So baby steps, goals, plans.  They all have their place.  I can’t even begin to describe the mess my life was in when I was back in my 20’s, but a strong commitment to taking my medications, listening to my Doctors, honoring the wishes of my parents to get well and a number of other things came together and a miracle happened.  I have a life now when there was a time when I felt my life had ended.  Try this.  Try sitting down and writing out all the things you want in life.  Do you want a motorcycle?  Write it down.  Do you want a violin and lessons to get back up to snuff?  It might be a great investment if you are good enough to busk in the streets or play for parties or even fancy restaurants.  Write it down!  There really is no limits, this is your mind having fun.  Then, when you have written it down, make a plan.  It may take ten years, it may take two months, but until you figure it out you will be a lot less likely to follow through.  And I want to mention something for the younger people who may read this blog.  A wonderful fact about life is that as you get older, even if you get the same money you will get more money.  How?  Maybe you will be able to quit smoking and put $5 to $10 more in your pocket each and every day.  Maybe you will strengthen your legs and learn the joy of walking and save on taxi fares or learn how to discipline yourself not to eat in restaurants but to prepare your own food.  And another factor that comes into play is that as you get older more jobs will come your way, especially if you are able to overcome depression (perhaps through newer meds, or trying different ones) or other illnesses that can often make you feel like you don’t care about being a good worker.  Anyhow, I hope this leaves my readers with a sense that they have learned something.  Please don’t be afraid to comment and as usual, don’t forget to scroll down for today’s poem which is meant to be themed to this post.  All the best Dear Readers, and if you like my blog posts, please support my efforts to bring them to you and purchase a paperback or eBook of my writing from the ‘purchase books’ link above.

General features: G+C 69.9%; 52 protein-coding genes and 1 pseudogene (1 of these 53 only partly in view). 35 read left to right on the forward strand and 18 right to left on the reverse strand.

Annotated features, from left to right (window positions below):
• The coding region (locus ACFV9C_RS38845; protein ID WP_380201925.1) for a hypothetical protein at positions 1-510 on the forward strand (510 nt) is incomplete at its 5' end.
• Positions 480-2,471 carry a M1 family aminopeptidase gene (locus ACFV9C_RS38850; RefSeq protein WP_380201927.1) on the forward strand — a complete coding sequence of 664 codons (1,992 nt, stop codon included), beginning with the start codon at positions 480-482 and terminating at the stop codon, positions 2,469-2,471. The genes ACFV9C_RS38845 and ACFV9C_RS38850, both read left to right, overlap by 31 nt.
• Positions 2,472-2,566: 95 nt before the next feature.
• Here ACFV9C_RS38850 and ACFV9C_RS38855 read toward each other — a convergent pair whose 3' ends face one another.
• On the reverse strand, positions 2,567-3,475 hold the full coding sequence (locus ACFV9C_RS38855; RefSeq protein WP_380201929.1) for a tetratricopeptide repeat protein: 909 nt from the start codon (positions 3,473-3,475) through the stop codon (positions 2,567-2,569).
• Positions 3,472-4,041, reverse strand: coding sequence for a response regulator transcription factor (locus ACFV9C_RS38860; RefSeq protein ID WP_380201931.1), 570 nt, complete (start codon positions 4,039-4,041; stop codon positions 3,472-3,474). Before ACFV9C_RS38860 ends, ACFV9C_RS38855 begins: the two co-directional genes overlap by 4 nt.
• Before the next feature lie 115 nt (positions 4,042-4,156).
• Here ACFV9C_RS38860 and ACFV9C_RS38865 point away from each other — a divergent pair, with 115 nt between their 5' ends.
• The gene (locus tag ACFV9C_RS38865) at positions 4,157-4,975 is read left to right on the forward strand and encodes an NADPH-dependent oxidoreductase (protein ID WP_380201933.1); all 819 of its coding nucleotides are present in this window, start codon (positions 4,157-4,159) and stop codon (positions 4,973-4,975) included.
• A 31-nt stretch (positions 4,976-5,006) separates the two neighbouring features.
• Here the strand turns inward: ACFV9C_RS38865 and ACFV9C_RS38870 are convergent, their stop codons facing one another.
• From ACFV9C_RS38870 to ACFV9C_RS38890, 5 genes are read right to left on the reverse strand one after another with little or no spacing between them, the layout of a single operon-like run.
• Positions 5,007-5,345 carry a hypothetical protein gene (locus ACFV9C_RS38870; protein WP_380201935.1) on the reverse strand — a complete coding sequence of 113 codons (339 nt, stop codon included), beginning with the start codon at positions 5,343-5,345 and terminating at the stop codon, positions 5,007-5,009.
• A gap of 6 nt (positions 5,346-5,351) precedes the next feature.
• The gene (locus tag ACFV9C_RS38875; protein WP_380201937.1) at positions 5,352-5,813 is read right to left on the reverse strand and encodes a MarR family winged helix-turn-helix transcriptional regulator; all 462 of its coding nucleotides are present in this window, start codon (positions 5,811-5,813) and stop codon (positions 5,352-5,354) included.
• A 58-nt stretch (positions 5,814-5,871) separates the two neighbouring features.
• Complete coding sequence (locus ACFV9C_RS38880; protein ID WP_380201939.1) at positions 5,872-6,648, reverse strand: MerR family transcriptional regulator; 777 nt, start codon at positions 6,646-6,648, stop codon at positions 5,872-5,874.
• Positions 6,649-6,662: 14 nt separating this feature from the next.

A Beautiful Soul, Loving and True

Does your soul long for things grander than the sky
You know, you can have those things if you really try
I have had many hopes and dreams that I held close
Wonderful things, only those I wanted the most

When I think of these things I see my perfect wife
A spacious home, beautiful car, all that’s good in life
I may never have all that I so deeply desire
But these goals keep my heart on fire

I never understood why some aim low
Never let their dreaming mind thrive and glow
Our time here is so short and it is a beautiful place
So why not run as though to win the race

Just ask your inner mind how you can earn it all
Give yourself a reason to get up each time you fall
Write down on paper all you want to have and be
You can have it all, this land is strong and free

I just want to ask if you do end up with more
Look back behind and hold open the door
There will be someone wanting to get through
Please remember someone held the door for you

We all must share the gifts that life lays at our feet
And when you do this people will say you are kind and sweet
Then who knows perhaps your future mate will see in you
Your beautiful soul, loving and true

Leif Gregersen
August 10, 2015